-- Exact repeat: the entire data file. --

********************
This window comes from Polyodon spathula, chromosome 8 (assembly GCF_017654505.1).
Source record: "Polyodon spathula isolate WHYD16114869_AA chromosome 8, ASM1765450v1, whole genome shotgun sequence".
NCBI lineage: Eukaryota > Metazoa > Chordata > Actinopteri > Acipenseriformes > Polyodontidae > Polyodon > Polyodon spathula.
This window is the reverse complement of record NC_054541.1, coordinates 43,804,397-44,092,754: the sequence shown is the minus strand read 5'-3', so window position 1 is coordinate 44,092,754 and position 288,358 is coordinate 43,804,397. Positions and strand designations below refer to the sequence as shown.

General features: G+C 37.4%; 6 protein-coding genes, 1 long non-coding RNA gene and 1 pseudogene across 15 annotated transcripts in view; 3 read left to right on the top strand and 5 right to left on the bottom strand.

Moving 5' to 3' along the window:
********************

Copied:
This window comes from Polyodon spathula, chromosome 8 (assembly GCF_017654505.1).
Source record: "Polyodon spathula isolate WHYD16114869_AA chromosome 8, ASM1765450v1, whole genome shotgun sequence".
NCBI lineage: Eukaryota > Metazoa > Chordata > Actinopteri > Acipenseriformes > Polyodontidae > Polyodon > Polyodon spathula.
This window is the reverse complement of record NC_054541.1, coordinates 43,804,397-44,092,754: the sequence shown is the minus strand read 5'-3', so window position 1 is coordinate 44,092,754 and position 288,358 is coordinate 43,804,397. Positions and strand designations below refer to the sequence as shown.

General features: G+C 37.4%; 6 protein-coding genes, 1 long non-coding RNA gene and 1 pseudogene across 15 annotated transcripts in view; 3 read left to right on the top strand and 5 right to left on the bottom strand.

Moving 5' to 3' along the window: